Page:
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manage both sides of the balance sheet together in a so-called asset–liability management
(ALM) committee.
The emphasis on liability management explains some of the important changes
over the pastthree decades in the composition of banks’ balance sheets. While negotiable
CDs and bank borrowings have greatly increased in importance as a source of
bank funds in recent years (rising from 2% ofbank liabilities in 1960 to 42% by the
end of 2002), checkable deposits have decreased in importance (from 61% of bank
liabilities in 1960 to 9% in 2002). Newfound flexibility in liabilitymanagement and
the search for higher profits have also stimulated banks to increase the proportion of
their assets held in loans, which earn higher income (from 46% of bank assets in 1960
to 64% in 2002).Banks have to make decisions about the amount of capital they need to hold for three
reasons. First, bank capital helps prevents bank failure, a situation in which the bank
cannot satisfy itsobligations to pay its depositors and other creditors and so goes out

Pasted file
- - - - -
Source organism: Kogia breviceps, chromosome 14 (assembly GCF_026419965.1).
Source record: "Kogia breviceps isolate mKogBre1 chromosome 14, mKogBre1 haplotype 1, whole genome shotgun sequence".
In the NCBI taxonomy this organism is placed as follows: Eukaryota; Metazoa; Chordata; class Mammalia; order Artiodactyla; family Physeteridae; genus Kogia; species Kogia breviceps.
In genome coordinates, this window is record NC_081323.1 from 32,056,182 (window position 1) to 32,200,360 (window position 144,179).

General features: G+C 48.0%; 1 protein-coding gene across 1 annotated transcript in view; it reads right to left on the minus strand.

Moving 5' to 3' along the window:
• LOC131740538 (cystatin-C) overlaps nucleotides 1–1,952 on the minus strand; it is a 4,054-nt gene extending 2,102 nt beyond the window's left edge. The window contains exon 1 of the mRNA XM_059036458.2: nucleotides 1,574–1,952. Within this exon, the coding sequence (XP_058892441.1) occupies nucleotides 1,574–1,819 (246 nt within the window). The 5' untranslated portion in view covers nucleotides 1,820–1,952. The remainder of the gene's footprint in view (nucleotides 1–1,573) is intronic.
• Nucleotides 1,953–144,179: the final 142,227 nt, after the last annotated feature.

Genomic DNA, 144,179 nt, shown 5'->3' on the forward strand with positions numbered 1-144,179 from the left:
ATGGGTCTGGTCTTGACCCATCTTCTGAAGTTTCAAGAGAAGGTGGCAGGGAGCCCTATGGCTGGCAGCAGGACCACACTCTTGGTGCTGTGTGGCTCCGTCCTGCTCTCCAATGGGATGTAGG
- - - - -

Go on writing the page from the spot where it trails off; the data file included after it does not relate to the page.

of business. Second, the amount of capital affects returns for the owners (equity holders)
of the bank. And third, a minimum amountof bank capital (bank capital
requirements) is required by regulatory authorities.
How Bank Capital Helps Prevent Bank Failure. Let’s consider two banks with identical
balance sheets, except thatthe High Capital Bank has a ratio of capital to assets of
10% while the Low Capital Bank has a ratio of 4%.
Suppose that both banks get caught up in the euphoria of the telecom market,
only to findthat $5 million of their telecom loans became worthless later. When
these bad loans are written off (valued at zero), the total value of assets declines by
$5 million, and so bank capital, whichequals total assets minus liabilities, also
declines by $5 million. The balance sheets of the two banks now look like this:
Capital Adequacy
C H A P T E R 9 Banking and the Management of...